At that time, Romania was one of the nine countries in the world where genetically modified soy was cultivated. This was extended to more than 137.000 hectares. Thus, 69% of the soy-cultivated surface was occupied by transgenic soy.

Farmers were forced to give up on these crops upon EU integration, in 2007, because this crop was not authorized. Consequently, soy-cultivated land surfaces in Romania were dramatically reduced, reaching in only two years 53.000 hectares.

Genetically modified soybean and conventional soybean are the same as composition, as explained Elena Marcela Badea for Gandul Newspaper. The difference is that transgenic soybean is not affected by an herbicide.

"There is no difference in the chemical composition", says the professor.

Soybean, an important fodder for any farmer, is currently imported in Romania from Argentina, Brazil and the United States. Imports are not always done directly. Fodders may reach our country through other EU member states as well.

Soybean is no longer cultivated in the EU, even if Romania is likely to have a large potential concerning this matter. Genetically modified soy keeps being consumed.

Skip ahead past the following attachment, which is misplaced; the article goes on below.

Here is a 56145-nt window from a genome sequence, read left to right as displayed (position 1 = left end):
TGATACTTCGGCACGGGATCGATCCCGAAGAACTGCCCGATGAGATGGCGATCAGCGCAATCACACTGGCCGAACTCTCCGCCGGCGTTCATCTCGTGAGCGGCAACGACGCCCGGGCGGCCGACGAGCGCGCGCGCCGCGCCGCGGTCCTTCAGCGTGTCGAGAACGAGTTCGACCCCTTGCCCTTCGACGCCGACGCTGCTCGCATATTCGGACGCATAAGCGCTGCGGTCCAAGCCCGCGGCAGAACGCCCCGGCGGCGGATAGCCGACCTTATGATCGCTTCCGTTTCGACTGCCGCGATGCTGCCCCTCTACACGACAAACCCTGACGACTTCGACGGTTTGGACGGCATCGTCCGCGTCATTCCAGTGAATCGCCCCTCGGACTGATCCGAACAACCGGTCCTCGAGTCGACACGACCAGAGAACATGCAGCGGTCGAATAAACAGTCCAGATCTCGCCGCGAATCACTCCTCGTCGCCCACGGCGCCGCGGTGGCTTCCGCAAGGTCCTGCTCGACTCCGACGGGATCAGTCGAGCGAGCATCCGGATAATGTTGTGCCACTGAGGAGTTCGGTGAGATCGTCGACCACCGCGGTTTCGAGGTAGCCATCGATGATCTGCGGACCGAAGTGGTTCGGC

In 2008, Romania was also one of the seven countries among the EU members cultivating genetically modified corn, the only crop approved by EU leaders at the time. The other states were Spain, the Czech Republic, Portugal, Germany, Poland and Slovakia.

What do Europeans think about GMOs

The results of a Euro barometer survey performed in 2010 show that 45% of the Romanians are very concerned about food safety, on a par with the Bulgarians. Among inhabitants of the EU member states, those who are concerned the most about food safety are the Cypriots (75 %) and the Spanish (54 %).

On the same date, 19% of the Europeans associated with food the danger of chemicals and pesticides, while only 8% were afraid of genetically modified organisms.

The Americans are the largest producers of genetically modified plants

On a global scale, 17.3 million farmers cultivated genetically modified plants in 2012, and their number is increasing in relation to the previous year, according to the EuropaBio data. Most of them were farmers form the developing states.